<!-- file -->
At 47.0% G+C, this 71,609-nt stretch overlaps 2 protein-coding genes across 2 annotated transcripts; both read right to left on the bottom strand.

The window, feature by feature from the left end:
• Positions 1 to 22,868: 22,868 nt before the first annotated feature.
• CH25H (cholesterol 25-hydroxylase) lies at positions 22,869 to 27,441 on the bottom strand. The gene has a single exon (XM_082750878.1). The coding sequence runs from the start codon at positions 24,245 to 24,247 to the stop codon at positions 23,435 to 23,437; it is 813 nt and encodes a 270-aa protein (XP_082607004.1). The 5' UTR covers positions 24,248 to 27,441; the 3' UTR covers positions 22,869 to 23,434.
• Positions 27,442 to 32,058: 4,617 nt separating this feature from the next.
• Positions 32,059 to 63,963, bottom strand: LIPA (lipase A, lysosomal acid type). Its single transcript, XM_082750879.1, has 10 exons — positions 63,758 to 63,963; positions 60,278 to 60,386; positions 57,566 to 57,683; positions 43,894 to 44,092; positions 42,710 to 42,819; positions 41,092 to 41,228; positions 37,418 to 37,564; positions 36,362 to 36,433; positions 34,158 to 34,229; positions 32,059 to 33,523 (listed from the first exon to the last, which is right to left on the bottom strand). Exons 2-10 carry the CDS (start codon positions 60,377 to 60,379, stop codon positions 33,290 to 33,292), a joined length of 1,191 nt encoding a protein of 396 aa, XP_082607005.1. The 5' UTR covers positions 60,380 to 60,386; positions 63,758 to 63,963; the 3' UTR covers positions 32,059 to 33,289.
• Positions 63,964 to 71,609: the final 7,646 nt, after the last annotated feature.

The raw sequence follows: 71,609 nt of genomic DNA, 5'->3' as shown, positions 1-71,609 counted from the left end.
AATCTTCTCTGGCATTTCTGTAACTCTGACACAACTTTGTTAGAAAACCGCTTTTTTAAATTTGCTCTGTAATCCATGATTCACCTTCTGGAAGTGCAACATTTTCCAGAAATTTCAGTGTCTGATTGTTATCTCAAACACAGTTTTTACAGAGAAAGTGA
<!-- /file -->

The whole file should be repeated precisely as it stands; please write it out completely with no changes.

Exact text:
At 47.0% G+C, this 71,609-nt stretch overlaps 2 protein-coding genes across 2 annotated transcripts; both read right to left on the bottom strand.

The window, feature by feature from the left end:
• Positions 1 to 22,868: 22,868 nt before the first annotated feature.
• CH25H (cholesterol 25-hydroxylase) lies at positions 22,869 to 27,441 on the bottom strand. The gene has a single exon (XM_082750878.1). The coding sequence runs from the start codon at positions 24,245 to 24,247 to the stop codon at positions 23,435 to 23,437; it is 813 nt and encodes a 270-aa protein (XP_082607004.1). The 5' UTR covers positions 24,248 to 27,441; the 3' UTR covers positions 22,869 to 23,434.
• Positions 27,442 to 32,058: 4,617 nt separating this feature from the next.
• Positions 32,059 to 63,963, bottom strand: LIPA (lipase A, lysosomal acid type). Its single transcript, XM_082750879.1, has 10 exons — positions 63,758 to 63,963; positions 60,278 to 60,386; positions 57,566 to 57,683; positions 43,894 to 44,092; positions 42,710 to 42,819; positions 41,092 to 41,228; positions 37,418 to 37,564; positions 36,362 to 36,433; positions 34,158 to 34,229; positions 32,059 to 33,523 (listed from the first exon to the last, which is right to left on the bottom strand). Exons 2-10 carry the CDS (start codon positions 60,377 to 60,379, stop codon positions 33,290 to 33,292), a joined length of 1,191 nt encoding a protein of 396 aa, XP_082607005.1. The 5' UTR covers positions 60,380 to 60,386; positions 63,758 to 63,963; the 3' UTR covers positions 32,059 to 33,289.
• Positions 63,964 to 71,609: the final 7,646 nt, after the last annotated feature.

The raw sequence follows: 71,609 nt of genomic DNA, 5'->3' as shown, positions 1-71,609 counted from the left end.
AATCTTCTCTGGCATTTCTGTAACTCTGACACAACTTTGTTAGAAAACCGCTTTTTTAAATTTGCTCTGTAATCCATGATTCACCTTCTGGAAGTGCAACATTTTCCAGAAATTTCAGTGTCTGATTGTTATCTCAAACACAGTTTTTACAGAGAAAGTGA